Library to change catalog system; joins material sharing consortium
Patrons of the Cherokee County Public Library will, soon have more options when it comes to choosing what items they would like to check out.
On November 9, the library will migrate into the South Carolina Librarv Evergreen Network Deliverv System (SCLENDS),a consortium of 19 other countylibrary systems throughout South Carolina, as well as the State Library Membership in the consortium will give CCPL patrons access to the collections of the other member libraries, a total of 2.75 million items, which will be delivered to the Cherokee County Public Library for pickup, usually within a matter of days. CCPL will be switching from its current catalog system, Horizon, to the opensource software Evergreen, which is used by the consortium.
SCLENDS was created in 2008, with three libraries implementing the system in 2009. Over the last eight years, the consortium has seen significant growth, now serving nearly half the counties in the state and about 1.5 million residents. The consortium made the decision to use opensource software based on the flexibility it had provided similar consortiums in other states. Patrons will be able to view the catalog, both items local to CCPL as well as the consortium as a whole, and place holds on items of interest, though items must have been in the system for at least six months before being placed on hold when coming from outside of Cherokee County Items, including books, DVDs, audiobooks. arid music CDs, are shipped between libraries via the state's InterAgency Mail Service (IMS), with items typically arriving within about a week of the request being placed. Holds can be selected to be picked up at either the Gaffney or Blacksburg locations.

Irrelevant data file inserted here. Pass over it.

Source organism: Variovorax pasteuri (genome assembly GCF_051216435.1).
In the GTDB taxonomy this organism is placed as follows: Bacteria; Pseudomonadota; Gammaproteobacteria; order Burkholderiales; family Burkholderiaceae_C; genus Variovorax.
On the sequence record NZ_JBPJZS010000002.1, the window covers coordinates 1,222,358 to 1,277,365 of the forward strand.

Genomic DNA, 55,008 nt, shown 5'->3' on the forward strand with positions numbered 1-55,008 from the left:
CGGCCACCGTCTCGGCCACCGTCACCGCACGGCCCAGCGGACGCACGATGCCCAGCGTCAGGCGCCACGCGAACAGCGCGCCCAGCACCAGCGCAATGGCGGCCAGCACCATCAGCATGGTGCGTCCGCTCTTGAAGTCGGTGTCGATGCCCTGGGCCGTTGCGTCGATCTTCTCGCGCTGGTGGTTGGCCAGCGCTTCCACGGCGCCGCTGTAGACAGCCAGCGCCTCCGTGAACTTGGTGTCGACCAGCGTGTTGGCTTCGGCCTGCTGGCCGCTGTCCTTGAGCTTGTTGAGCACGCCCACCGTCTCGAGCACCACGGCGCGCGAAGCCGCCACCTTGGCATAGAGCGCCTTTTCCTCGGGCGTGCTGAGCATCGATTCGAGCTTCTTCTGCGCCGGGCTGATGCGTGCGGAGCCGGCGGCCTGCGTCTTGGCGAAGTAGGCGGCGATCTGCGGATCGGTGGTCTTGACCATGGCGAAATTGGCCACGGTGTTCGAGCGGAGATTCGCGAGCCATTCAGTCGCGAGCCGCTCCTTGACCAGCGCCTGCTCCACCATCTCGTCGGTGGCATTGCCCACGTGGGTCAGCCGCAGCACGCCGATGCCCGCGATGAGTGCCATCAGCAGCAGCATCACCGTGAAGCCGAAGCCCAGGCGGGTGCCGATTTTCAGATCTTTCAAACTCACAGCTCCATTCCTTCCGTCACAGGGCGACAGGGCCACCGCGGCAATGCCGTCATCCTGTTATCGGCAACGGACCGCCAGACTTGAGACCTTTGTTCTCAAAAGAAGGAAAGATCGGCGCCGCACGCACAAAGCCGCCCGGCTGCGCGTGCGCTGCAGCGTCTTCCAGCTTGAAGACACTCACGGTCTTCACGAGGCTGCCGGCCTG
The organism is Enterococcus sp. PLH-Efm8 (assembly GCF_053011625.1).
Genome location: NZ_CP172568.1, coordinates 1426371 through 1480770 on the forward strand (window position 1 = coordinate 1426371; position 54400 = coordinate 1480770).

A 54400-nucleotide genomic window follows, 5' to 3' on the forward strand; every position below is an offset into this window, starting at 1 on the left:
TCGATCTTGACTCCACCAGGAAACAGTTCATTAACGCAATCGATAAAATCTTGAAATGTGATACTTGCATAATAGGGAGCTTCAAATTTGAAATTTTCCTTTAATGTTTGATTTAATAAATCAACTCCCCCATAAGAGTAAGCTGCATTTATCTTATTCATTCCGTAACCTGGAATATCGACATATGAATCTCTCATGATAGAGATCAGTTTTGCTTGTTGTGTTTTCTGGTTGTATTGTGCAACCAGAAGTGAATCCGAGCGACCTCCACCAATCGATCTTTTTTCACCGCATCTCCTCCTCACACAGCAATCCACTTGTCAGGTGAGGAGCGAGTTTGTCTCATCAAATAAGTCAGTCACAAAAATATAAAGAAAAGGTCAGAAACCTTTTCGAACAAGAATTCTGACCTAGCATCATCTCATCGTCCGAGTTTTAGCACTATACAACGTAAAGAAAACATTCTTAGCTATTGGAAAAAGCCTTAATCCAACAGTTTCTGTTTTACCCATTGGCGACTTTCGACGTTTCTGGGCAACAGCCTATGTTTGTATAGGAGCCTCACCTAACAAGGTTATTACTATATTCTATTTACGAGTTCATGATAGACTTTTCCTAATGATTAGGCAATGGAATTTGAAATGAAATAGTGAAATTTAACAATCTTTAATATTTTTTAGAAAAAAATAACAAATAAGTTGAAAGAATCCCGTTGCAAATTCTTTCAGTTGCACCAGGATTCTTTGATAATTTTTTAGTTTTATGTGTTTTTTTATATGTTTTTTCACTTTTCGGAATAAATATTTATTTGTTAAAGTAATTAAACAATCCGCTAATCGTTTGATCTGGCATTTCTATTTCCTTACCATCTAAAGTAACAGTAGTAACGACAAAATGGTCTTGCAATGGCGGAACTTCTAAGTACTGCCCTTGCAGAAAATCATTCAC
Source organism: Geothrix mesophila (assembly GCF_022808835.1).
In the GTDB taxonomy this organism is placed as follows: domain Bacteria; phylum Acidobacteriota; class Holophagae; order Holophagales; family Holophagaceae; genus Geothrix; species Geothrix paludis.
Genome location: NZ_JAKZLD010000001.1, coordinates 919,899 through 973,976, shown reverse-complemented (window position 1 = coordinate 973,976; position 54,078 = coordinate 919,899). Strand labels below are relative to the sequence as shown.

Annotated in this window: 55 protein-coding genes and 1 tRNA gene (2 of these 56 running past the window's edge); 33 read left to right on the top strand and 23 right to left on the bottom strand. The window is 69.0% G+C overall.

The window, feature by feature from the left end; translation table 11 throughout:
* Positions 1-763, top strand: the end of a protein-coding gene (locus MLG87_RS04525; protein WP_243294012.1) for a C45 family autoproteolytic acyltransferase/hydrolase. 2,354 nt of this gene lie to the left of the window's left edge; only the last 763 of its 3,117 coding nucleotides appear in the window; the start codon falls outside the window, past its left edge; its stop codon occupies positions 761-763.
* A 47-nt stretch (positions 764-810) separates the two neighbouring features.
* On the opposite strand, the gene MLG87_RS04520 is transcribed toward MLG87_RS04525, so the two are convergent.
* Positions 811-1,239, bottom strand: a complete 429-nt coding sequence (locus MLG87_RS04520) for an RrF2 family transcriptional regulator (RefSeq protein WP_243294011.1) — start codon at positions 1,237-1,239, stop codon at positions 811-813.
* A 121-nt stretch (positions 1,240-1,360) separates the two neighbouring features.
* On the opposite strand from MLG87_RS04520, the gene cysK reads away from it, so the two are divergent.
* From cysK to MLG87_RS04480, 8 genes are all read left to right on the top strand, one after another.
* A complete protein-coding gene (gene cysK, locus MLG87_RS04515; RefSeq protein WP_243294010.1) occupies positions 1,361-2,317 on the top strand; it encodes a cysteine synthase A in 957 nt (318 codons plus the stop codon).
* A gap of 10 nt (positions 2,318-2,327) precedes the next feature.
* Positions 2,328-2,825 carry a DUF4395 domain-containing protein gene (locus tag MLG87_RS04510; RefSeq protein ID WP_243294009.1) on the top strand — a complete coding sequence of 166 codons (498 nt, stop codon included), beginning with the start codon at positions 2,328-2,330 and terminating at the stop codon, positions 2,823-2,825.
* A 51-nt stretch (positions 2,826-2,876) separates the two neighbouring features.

The library will close the day of the migration, November 9, but will reopen Monday; November 13 following the Veterans Day holiday The library plans to operate in "offline" during the week leading up to the migration, and patrons may experience some difficulties using the catalog at that point as information is transferred from the old system to the new.
While there may be some temporary setbacks during the migration process, the library expects patrons and staff alike to enjoy the new system. With the new system, patrons will have the opportunity maintain a history of the items they have checked out or placed on hold. Additionally patrons can opt to receive text message alerts when items will come due or holds become available. Perhaps most exciting, though, is the increase in access to items, with the move allowing CCPL patrons to have access to not only the 130,000 items available locally but also to the approximately 2.75 million items available Within the consortium. While placing items on hold is typically the most convenient way of obtaining items, CCPL patrons will also be able to use their library cards if they happen to be visiting other member libraries, a useful opportunity for patrons who may be on vacation or visiting relatives in one of the member counties.
"We are really exciting about making the move to SCLENDS," said library director Ben Loftis. "The consortium is. a great opportunity for CCPL to offer patrons additional, access to materials and to really expand the possibilities of our collection. Partnering with other libraries and organizations is a great way to maximize our resources, and SCLENDS is a great example of that on a statewide scale. While we recognized it may take some time to get used to the changes, we believe our patrons will really love the service and look forward to getting started."